With the World Health Organization ranking the United States 37th in “quality of healthcare to its citizenry,” a notch below Costa Rica but thankfully edging out Slovenia, perhaps it crossed your mind, as it did mine, how health care is delivered in the top-ranked country, France.
Never heard of it? Neither had I. Sounded more like a Sherlock Holmes story than a “condition” somebody could have. But there it was, written by the patient himself in the Reason For Visit section of our intake form. Before he actually walked into the examining room, I made a quick obeisance before my PC, fingers flying across the keys, summoning the all-powerful Wiki gods for some quick education on empty nose syndrome.
Despite my admonishments to stay well if you want to avoid the multifarious problems of our health care system, sometimes–and through no fault of your own–you’ll get sick.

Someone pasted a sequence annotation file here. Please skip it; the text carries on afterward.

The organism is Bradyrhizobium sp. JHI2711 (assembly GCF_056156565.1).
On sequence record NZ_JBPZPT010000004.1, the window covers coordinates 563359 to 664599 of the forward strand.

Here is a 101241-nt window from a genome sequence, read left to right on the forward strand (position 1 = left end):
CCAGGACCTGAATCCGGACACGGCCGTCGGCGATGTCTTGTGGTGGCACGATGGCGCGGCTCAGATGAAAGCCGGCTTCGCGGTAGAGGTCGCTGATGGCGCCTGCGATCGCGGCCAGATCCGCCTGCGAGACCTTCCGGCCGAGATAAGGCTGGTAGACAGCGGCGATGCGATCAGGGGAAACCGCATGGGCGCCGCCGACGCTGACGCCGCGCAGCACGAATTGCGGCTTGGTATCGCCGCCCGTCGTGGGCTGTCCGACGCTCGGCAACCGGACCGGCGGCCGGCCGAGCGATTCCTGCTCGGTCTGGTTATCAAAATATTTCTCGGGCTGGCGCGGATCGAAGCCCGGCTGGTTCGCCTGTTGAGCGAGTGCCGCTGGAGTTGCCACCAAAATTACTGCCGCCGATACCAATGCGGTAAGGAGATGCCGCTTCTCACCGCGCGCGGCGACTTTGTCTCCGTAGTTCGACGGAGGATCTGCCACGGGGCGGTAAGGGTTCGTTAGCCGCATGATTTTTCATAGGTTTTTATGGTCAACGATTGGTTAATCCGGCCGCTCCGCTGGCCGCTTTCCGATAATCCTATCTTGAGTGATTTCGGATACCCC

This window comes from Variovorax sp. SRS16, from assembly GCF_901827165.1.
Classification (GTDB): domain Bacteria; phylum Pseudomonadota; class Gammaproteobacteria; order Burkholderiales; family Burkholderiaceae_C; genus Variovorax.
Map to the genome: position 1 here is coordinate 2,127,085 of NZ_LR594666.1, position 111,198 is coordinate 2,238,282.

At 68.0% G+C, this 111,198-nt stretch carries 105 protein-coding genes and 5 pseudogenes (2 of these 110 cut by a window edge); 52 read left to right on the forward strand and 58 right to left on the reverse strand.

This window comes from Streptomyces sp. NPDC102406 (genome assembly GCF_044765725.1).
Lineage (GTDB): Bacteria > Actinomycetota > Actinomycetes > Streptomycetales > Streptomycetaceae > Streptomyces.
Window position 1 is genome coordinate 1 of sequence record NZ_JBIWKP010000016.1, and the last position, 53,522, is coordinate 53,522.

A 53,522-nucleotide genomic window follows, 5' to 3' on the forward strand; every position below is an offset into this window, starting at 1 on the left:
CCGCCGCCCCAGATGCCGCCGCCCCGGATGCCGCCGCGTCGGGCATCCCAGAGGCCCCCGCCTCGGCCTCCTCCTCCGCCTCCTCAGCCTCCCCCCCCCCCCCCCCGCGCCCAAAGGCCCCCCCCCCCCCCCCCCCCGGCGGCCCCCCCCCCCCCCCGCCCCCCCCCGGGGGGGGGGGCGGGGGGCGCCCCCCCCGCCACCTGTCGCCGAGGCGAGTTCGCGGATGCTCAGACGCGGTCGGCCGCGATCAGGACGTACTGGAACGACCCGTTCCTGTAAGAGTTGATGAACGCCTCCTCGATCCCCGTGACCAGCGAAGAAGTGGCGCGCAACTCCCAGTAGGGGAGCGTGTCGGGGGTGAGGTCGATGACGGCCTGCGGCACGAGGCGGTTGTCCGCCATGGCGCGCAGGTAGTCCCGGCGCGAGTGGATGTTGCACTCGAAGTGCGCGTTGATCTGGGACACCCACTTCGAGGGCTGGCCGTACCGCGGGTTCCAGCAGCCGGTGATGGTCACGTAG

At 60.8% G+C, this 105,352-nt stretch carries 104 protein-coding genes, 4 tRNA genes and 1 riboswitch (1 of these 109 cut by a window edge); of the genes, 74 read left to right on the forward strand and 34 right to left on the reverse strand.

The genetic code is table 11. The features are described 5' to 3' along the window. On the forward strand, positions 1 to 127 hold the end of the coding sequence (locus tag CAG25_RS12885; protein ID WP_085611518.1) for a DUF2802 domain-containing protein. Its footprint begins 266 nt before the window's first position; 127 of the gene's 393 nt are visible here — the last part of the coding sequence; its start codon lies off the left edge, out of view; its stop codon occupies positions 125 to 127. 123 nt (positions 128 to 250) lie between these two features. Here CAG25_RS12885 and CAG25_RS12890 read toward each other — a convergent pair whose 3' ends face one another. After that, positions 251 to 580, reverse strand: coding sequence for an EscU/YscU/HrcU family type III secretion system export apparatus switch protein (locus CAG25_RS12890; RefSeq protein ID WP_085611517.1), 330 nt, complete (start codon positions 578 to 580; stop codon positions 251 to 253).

Your best chance of emerging unscathed from whatever ails you is having what’s called a “self-limiting condition,” namely, one that goes away by itself, with or without doctoring. With any condition that brings the phrase “if symptoms persist, see your doctor” to mind, well, best of luck. Most of the time, the gods will be on your side, your doctor will figure out what’s wrong, and you’ll do just fine.
I do know that title sounds judgmental, perhaps even harsh, but sometimes you wonder if there might not be a bevy of physicians who received their education online at the University of Phoenix, or their medical licenses by having a relative in Springfield.
I can appreciate you might be fatigued with this topic, but let’s face it: for virtually everyone, health care today means going to the doctor and coming home with a prescription.